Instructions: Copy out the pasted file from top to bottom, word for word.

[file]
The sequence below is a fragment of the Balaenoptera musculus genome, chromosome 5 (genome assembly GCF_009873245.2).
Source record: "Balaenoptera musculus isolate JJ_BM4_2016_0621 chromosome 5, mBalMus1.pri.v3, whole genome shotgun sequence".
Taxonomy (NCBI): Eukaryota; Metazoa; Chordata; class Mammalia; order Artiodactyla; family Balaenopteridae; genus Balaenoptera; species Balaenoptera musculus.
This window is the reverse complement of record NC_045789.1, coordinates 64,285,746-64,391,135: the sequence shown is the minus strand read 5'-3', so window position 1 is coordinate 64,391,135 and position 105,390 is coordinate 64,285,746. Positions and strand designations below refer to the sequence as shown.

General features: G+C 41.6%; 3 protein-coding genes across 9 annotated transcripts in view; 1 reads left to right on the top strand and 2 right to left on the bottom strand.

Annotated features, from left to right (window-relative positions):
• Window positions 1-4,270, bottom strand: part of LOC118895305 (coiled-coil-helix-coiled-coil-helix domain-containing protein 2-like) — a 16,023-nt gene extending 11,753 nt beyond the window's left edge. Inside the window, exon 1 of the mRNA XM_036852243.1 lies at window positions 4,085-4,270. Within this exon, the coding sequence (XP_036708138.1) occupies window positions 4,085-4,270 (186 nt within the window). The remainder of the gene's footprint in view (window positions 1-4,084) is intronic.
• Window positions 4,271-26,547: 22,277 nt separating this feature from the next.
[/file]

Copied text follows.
The sequence below is a fragment of the Balaenoptera musculus genome, chromosome 5 (genome assembly GCF_009873245.2).
Source record: "Balaenoptera musculus isolate JJ_BM4_2016_0621 chromosome 5, mBalMus1.pri.v3, whole genome shotgun sequence".
Taxonomy (NCBI): Eukaryota; Metazoa; Chordata; class Mammalia; order Artiodactyla; family Balaenopteridae; genus Balaenoptera; species Balaenoptera musculus.
This window is the reverse complement of record NC_045789.1, coordinates 64,285,746-64,391,135: the sequence shown is the minus strand read 5'-3', so window position 1 is coordinate 64,391,135 and position 105,390 is coordinate 64,285,746. Positions and strand designations below refer to the sequence as shown.

General features: G+C 41.6%; 3 protein-coding genes across 9 annotated transcripts in view; 1 reads left to right on the top strand and 2 right to left on the bottom strand.

Annotated features, from left to right (window-relative positions):
• Window positions 1-4,270, bottom strand: part of LOC118895305 (coiled-coil-helix-coiled-coil-helix domain-containing protein 2-like) — a 16,023-nt gene extending 11,753 nt beyond the window's left edge. Inside the window, exon 1 of the mRNA XM_036852243.1 lies at window positions 4,085-4,270. Within this exon, the coding sequence (XP_036708138.1) occupies window positions 4,085-4,270 (186 nt within the window). The remainder of the gene's footprint in view (window positions 1-4,084) is intronic.
• Window positions 4,271-26,547: 22,277 nt separating this feature from the next.